The house I grew up in at the end of Trees Mill Road in Salem Township had a large yard surrounded by woods, with a stream contaminated by acid-mine drainage. I say that because it was rust colored and nothing ever lived in it.
My brother Dan and I spent long summers riding bikes and bottle hunting in the dumps left by the miners and railroad workers who camped here in the early 20th century. We collected bottles that contained medicines or whiskey and sold them by running ads in the newspaper. We learned the oldest ones were smooth and had no machine markings or had raised letters indicating their contents.
The road was named for Mr. Trees, who allegedly had mills nearby. We excavated what we thought was his stone foundation at the highest elevation of the couple acres we owned. When we moved into our new house in 1969, a snake-filled barn still stood. After my dad found out we’d been playing in it, he knocked it down with his excavating equipment.
We took from the remains of the house and barn to build a clubhouse. I picked flowers that decorated the “fireplace” we built from chipped brick. We placed weathered barn planks for floors with the pointed sides of the rusty nails down, away from our feet. It’s a miracle we never got lockjaw.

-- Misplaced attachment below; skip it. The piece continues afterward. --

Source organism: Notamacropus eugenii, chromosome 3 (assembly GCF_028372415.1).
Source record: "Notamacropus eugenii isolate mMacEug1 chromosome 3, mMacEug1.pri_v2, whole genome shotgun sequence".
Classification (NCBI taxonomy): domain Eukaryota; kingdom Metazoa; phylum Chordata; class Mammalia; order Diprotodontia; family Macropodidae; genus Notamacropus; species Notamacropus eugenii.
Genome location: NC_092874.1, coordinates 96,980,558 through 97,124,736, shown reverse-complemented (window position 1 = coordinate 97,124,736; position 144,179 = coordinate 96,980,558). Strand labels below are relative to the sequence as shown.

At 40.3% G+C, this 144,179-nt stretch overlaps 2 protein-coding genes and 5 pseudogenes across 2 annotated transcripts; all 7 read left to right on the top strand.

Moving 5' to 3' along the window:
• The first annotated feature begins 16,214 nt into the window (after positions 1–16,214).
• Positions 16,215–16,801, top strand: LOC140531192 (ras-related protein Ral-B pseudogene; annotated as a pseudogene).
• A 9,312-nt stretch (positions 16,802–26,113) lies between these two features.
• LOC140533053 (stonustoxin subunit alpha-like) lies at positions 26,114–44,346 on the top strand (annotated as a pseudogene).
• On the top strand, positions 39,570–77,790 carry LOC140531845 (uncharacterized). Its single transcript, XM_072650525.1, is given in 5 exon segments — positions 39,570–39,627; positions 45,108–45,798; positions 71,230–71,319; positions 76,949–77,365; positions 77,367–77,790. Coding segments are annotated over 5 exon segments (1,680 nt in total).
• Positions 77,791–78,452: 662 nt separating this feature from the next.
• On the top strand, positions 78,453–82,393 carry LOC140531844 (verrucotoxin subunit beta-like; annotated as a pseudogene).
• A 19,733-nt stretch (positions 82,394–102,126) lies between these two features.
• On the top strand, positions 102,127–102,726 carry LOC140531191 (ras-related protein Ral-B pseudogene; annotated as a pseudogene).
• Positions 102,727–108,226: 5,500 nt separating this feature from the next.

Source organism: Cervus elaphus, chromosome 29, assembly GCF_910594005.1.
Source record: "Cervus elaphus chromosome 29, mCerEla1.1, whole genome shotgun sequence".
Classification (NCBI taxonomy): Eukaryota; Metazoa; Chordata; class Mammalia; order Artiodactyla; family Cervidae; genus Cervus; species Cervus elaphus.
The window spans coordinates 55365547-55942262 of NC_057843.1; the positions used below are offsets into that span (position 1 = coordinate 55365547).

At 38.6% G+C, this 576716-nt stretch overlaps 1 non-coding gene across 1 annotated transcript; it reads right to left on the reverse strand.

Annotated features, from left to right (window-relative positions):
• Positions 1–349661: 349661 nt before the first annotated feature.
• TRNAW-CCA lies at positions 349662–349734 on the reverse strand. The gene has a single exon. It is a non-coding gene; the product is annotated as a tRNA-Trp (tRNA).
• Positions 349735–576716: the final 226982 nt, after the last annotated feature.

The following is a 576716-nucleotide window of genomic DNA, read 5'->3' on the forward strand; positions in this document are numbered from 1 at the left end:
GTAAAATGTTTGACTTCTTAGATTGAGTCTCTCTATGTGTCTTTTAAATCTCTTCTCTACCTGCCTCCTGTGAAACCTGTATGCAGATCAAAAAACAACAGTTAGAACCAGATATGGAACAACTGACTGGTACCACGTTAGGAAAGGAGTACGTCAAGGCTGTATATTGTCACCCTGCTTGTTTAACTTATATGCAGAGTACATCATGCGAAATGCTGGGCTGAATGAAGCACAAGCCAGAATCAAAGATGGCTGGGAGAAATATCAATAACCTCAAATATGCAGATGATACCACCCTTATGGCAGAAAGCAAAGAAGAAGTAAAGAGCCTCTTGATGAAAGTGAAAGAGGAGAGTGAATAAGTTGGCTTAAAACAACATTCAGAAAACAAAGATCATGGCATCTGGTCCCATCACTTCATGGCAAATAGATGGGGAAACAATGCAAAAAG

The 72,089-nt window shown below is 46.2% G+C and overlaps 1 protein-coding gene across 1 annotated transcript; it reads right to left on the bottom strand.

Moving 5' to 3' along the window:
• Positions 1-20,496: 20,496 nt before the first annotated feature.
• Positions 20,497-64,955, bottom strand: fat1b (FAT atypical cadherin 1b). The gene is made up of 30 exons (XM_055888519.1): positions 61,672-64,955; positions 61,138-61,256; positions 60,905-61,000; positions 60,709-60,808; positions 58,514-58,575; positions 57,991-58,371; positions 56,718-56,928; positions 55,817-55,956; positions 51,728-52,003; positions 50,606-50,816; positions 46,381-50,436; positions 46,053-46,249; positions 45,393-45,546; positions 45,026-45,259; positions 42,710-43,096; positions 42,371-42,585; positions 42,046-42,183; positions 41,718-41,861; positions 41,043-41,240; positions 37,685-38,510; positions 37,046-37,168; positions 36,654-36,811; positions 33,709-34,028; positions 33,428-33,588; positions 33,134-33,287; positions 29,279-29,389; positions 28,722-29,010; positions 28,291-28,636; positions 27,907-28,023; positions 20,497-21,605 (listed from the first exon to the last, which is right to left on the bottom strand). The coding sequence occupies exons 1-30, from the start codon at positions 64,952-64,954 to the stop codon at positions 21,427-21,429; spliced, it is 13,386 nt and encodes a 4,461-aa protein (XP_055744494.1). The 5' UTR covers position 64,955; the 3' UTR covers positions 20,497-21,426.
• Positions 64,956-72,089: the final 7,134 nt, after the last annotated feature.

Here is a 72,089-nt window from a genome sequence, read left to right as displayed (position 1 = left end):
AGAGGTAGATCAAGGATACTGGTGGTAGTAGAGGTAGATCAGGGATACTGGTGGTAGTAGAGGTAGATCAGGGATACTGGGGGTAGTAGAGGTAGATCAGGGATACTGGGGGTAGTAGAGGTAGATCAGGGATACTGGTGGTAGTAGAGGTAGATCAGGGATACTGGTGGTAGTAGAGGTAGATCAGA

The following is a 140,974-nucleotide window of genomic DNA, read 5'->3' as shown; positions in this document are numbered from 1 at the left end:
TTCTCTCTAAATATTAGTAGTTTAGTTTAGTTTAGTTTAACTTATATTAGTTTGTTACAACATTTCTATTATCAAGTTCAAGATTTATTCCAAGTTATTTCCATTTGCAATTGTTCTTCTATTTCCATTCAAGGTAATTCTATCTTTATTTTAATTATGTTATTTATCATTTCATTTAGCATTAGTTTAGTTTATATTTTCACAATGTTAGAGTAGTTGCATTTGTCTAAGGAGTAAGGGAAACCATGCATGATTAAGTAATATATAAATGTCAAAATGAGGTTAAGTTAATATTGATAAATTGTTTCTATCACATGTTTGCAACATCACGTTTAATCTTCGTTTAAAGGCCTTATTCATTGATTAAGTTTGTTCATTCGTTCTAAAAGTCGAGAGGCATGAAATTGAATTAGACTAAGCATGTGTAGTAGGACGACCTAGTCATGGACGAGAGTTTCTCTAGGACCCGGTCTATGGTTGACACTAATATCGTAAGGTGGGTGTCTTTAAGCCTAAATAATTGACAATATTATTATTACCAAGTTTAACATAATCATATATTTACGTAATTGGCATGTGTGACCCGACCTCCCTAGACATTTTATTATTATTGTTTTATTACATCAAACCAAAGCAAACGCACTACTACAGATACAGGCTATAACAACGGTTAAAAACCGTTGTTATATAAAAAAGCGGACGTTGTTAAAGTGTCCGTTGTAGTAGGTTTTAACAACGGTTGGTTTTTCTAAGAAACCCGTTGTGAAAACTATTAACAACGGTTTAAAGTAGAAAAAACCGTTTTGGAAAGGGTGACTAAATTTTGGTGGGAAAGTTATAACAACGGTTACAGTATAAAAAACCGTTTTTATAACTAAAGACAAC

Last Memorial Day was an itchy reminder of the summers I spent playing in the woods. I got poison ivy for the first time in more than 30 years while attempting to weed and mulch around my house. I can’t believe I still don’t recognize the plant, but I have learned you get the rash from any part, any time. And you should never burn it. You could breathe it in. Needless to say, I didn’t bother with calamine lotion or the agony of wanting to rip my skin off. I went straight to the doctor.
Here are some rhymes that are supposed to help identify the plant:
“Leaflets three; let it be,” is the best known, and is supposed to apply to poison oak, as well as poison ivy.
“Hairy vine, no friend of mine.”
“Berries white, run in fright” and “Berries white, danger in sight.”
Or, you could just warn the landscaper.